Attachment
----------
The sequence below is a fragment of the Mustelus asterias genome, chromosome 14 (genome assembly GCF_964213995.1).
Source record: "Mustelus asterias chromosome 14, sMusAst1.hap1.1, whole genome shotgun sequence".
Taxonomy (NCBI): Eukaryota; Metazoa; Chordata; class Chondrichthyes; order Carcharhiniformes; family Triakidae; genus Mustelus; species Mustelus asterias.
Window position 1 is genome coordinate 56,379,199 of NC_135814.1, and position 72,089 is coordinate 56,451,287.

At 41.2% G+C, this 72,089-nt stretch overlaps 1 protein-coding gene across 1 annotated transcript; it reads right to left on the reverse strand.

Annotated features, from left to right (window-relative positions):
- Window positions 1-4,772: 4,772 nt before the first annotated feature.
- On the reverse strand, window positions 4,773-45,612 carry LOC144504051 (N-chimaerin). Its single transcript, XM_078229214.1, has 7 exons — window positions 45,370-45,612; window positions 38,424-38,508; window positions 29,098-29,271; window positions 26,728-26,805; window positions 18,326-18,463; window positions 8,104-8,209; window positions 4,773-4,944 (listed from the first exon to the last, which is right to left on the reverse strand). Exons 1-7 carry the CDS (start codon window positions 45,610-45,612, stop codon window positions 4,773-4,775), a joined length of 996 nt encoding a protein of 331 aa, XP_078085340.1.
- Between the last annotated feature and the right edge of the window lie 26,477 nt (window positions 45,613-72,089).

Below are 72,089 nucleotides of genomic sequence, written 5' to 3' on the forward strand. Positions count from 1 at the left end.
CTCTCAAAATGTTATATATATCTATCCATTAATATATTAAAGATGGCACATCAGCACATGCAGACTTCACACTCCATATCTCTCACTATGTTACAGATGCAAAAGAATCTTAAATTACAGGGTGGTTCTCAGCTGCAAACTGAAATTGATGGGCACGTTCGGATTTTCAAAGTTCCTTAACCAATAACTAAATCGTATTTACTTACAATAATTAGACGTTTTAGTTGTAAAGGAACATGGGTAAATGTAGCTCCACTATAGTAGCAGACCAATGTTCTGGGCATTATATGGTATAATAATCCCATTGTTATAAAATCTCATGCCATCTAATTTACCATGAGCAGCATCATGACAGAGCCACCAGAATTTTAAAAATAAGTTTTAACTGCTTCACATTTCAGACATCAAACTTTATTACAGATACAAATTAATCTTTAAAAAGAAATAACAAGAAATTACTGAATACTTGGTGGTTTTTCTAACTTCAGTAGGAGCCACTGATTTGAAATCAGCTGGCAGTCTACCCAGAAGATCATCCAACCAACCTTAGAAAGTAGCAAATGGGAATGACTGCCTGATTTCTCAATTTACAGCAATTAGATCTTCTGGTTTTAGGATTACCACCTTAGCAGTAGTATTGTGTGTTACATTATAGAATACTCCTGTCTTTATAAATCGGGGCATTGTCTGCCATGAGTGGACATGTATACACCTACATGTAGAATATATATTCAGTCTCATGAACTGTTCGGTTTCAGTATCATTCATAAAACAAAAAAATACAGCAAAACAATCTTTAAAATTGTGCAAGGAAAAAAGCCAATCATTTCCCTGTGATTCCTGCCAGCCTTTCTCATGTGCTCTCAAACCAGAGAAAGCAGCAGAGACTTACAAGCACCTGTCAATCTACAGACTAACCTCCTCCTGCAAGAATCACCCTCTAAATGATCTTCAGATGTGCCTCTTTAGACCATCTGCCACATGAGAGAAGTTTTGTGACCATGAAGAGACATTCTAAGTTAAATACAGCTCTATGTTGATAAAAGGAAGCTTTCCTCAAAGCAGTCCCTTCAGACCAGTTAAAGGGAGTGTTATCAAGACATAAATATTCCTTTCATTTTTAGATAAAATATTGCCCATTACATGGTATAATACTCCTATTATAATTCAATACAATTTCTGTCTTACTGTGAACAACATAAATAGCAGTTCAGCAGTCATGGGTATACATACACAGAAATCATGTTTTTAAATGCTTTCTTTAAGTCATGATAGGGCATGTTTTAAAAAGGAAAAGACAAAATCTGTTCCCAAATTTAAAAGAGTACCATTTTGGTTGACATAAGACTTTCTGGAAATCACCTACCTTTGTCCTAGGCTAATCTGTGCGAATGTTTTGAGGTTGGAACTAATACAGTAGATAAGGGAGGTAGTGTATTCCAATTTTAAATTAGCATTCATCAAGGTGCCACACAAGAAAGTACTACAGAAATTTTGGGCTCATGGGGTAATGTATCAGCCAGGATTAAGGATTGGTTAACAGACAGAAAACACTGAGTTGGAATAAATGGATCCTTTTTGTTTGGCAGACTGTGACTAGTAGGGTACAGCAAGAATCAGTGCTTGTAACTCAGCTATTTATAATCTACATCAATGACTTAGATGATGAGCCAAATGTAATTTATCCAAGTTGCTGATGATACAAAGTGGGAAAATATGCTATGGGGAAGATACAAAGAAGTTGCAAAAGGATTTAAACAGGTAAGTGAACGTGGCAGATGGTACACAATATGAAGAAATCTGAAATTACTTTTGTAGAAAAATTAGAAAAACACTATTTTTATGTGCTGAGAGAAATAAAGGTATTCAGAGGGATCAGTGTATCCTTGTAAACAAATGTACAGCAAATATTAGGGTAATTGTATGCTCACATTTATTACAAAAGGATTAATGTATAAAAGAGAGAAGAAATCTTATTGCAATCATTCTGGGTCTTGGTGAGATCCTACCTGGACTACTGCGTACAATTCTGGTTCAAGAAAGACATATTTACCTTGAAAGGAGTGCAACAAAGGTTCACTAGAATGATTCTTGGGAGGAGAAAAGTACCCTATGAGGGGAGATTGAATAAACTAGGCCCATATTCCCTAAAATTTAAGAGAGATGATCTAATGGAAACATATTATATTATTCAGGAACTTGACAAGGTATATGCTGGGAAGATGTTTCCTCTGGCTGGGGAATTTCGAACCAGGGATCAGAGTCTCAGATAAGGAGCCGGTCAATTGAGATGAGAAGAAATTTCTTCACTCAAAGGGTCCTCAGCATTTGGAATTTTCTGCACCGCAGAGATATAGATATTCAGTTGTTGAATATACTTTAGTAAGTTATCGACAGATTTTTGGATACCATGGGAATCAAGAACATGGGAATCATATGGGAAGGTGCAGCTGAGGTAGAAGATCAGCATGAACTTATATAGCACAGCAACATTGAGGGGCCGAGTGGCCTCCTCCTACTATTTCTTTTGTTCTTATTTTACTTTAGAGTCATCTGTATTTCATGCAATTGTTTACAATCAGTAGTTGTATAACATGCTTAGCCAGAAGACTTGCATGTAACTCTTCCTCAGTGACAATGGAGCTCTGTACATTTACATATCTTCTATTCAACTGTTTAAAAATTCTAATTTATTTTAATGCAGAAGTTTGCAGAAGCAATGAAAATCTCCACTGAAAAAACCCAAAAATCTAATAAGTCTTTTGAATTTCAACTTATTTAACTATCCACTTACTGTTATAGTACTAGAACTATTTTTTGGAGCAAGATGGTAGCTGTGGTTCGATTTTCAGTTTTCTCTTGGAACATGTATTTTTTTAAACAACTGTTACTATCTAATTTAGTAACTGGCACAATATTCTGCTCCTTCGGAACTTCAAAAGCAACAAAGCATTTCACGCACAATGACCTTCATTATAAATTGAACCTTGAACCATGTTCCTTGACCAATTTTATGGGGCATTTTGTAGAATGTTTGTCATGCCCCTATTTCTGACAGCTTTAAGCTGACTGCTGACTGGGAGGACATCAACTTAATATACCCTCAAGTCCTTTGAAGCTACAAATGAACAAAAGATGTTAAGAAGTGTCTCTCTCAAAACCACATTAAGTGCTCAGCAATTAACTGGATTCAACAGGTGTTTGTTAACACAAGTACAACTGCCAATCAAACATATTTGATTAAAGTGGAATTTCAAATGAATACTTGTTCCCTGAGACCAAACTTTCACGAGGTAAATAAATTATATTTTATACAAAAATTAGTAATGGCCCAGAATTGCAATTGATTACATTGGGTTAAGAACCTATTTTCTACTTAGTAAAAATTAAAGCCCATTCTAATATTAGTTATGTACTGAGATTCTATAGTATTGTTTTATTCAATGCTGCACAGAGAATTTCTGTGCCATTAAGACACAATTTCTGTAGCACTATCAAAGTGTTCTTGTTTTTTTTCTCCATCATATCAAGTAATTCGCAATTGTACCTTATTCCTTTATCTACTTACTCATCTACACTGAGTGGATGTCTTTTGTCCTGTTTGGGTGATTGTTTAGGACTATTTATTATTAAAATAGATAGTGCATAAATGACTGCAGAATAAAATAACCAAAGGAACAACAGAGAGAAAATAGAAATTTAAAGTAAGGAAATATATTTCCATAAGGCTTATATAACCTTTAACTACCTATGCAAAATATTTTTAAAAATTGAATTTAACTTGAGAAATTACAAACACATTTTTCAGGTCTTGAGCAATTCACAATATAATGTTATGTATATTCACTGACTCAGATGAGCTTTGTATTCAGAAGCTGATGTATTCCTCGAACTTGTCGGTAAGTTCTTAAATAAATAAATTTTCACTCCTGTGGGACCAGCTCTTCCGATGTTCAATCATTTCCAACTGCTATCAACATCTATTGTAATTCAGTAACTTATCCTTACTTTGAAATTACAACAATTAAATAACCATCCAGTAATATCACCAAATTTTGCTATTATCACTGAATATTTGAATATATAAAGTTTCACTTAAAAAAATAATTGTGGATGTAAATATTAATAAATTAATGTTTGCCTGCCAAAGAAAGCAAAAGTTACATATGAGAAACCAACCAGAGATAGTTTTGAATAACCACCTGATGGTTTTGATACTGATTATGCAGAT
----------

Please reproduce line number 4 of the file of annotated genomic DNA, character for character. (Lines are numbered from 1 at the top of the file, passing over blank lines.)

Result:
Window position 1 is genome coordinate 56,379,199 of NC_135814.1, and position 72,089 is coordinate 56,451,287.